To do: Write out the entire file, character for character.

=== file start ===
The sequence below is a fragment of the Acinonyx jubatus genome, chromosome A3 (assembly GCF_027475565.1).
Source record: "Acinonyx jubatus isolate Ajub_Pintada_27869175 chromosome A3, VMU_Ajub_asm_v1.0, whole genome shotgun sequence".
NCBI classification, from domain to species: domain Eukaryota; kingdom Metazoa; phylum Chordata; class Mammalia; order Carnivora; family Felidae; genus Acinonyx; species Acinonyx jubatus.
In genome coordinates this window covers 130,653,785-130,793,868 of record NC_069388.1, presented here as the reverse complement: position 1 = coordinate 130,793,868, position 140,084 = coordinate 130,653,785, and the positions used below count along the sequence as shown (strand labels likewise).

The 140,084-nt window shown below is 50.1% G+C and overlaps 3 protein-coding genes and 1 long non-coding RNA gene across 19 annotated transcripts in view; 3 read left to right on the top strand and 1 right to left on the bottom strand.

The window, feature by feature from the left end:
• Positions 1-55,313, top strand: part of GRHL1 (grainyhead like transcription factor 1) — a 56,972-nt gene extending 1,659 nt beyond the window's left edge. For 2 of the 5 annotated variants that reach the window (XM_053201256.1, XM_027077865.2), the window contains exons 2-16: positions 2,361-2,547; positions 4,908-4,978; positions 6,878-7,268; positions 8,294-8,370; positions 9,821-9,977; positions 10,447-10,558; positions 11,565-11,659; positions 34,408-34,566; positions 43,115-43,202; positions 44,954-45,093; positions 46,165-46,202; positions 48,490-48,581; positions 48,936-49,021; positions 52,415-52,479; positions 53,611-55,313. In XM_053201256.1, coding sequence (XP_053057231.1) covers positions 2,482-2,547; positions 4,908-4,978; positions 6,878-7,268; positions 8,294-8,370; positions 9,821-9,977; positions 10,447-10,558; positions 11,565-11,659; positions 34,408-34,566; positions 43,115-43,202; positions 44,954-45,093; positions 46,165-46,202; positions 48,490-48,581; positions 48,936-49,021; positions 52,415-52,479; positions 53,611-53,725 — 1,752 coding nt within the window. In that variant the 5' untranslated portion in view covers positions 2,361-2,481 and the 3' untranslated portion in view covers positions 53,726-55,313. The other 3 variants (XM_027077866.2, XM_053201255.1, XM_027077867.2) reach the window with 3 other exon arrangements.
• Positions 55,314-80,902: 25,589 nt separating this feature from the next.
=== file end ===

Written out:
The sequence below is a fragment of the Acinonyx jubatus genome, chromosome A3 (assembly GCF_027475565.1).
Source record: "Acinonyx jubatus isolate Ajub_Pintada_27869175 chromosome A3, VMU_Ajub_asm_v1.0, whole genome shotgun sequence".
NCBI classification, from domain to species: domain Eukaryota; kingdom Metazoa; phylum Chordata; class Mammalia; order Carnivora; family Felidae; genus Acinonyx; species Acinonyx jubatus.
In genome coordinates this window covers 130,653,785-130,793,868 of record NC_069388.1, presented here as the reverse complement: position 1 = coordinate 130,793,868, position 140,084 = coordinate 130,653,785, and the positions used below count along the sequence as shown (strand labels likewise).

The 140,084-nt window shown below is 50.1% G+C and overlaps 3 protein-coding genes and 1 long non-coding RNA gene across 19 annotated transcripts in view; 3 read left to right on the top strand and 1 right to left on the bottom strand.

The window, feature by feature from the left end:
• Positions 1-55,313, top strand: part of GRHL1 (grainyhead like transcription factor 1) — a 56,972-nt gene extending 1,659 nt beyond the window's left edge. For 2 of the 5 annotated variants that reach the window (XM_053201256.1, XM_027077865.2), the window contains exons 2-16: positions 2,361-2,547; positions 4,908-4,978; positions 6,878-7,268; positions 8,294-8,370; positions 9,821-9,977; positions 10,447-10,558; positions 11,565-11,659; positions 34,408-34,566; positions 43,115-43,202; positions 44,954-45,093; positions 46,165-46,202; positions 48,490-48,581; positions 48,936-49,021; positions 52,415-52,479; positions 53,611-55,313. In XM_053201256.1, coding sequence (XP_053057231.1) covers positions 2,482-2,547; positions 4,908-4,978; positions 6,878-7,268; positions 8,294-8,370; positions 9,821-9,977; positions 10,447-10,558; positions 11,565-11,659; positions 34,408-34,566; positions 43,115-43,202; positions 44,954-45,093; positions 46,165-46,202; positions 48,490-48,581; positions 48,936-49,021; positions 52,415-52,479; positions 53,611-53,725 — 1,752 coding nt within the window. In that variant the 5' untranslated portion in view covers positions 2,361-2,481 and the 3' untranslated portion in view covers positions 53,726-55,313. The other 3 variants (XM_027077866.2, XM_053201255.1, XM_027077867.2) reach the window with 3 other exon arrangements.
• Positions 55,314-80,902: 25,589 nt separating this feature from the next.